Lauren, our youngest, was only a month old at the time. I had finished nursing her, and we were rocking, back and forth, slowly in the glider. I hummed, circling her tiny back gently with my hand as I listened to Moody Radio. This was our quiet spell each afternoon; the strong sun filtering through the sheer white curtains and dancing on the pinkest of walls. It was peaceful to hold my bundled baby girl close and whisper plans and dreams and wishes for our future.
Listening to Christian radio was soul balm in those days, too; I was happy but tired with four children under eight, homeschooling our oldest two sons and keeping up with the necessities of life. I steeped in the wisdom and courage and biblical application each radio guest brought to the airwaves.
That day a guest by the name of Dan Allendar was discussing what it meant to bless others in the midst of life, crisis, arguing, and dysfunction. He went on to say something that seared my heart: ultimately, we cannot control anyone else, nor do we determine outcomes. Our job is to pray for other people. As you pray, he continued, imagine tenderly cupping that person’s face; holding them up to the Lord.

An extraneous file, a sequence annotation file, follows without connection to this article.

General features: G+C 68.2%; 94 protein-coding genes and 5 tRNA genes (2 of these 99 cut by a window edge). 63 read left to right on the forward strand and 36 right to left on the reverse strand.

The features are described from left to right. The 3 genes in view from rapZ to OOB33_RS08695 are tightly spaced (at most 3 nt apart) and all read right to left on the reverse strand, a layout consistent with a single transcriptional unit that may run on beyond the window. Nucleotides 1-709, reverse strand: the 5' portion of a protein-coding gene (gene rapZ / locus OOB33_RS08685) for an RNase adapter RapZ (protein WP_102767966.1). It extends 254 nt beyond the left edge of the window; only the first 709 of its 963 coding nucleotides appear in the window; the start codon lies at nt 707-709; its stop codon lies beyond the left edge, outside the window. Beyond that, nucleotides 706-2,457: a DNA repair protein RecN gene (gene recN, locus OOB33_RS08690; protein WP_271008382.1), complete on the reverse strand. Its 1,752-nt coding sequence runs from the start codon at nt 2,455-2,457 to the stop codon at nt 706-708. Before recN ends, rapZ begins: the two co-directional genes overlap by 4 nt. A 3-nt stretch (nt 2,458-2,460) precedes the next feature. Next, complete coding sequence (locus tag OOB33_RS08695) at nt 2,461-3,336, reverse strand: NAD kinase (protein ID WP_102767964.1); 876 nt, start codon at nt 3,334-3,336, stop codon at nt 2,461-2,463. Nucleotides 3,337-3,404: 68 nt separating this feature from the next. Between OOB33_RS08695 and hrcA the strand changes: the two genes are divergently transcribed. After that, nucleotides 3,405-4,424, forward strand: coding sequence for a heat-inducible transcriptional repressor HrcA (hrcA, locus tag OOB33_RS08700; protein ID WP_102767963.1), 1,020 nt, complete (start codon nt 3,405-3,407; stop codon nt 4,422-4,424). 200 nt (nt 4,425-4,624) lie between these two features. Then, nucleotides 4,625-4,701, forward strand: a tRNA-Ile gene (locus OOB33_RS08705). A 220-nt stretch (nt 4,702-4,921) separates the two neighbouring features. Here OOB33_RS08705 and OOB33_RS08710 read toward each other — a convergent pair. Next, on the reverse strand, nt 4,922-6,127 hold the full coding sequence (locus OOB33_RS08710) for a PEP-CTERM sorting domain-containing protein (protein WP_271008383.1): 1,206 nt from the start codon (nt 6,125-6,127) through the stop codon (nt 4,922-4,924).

Cupping and holding a face. As a child, Frances Hook’s painting, Jesus and the Children, hung in my bedroom. I would lay under my pale blue sheets at night, pretending I was the little girl in the painting being loved by Jesus. His hands, strong and caring, cupped my face. His gaze was more than loving, it was steady; fixed. I even imagined his words to me: I love you and you are mine. I felt safe while gazing at that painting; and sometimes I pressed my hand to his etched face, telling him I loved him.
I kept this to myself, a strong tendency of mine. Then, one day when I was twelve, we moved and the picture was never rehung. But now, patting my baby’s back, I could see that wonderful painting quite clearly.
I am sure Dan Allendar spoke other truths that day, but holding one’s face up high to the Lord in prayer wrapped me like a comforting blanket. I kept rocking Lauren, and as she slept, I began with her; my eyes closed, holding her baby face in sweet surrender and peace to the Lord. An offering. And then slowly my precious family, one by one : Marcus, Jacob, Caleb, and Jon.
Even now, sixteen years later, in the hush of the evening, when all is still, and sleep eludes, I return to this communion and know that he hears my prayers; he is steadfast and perfect.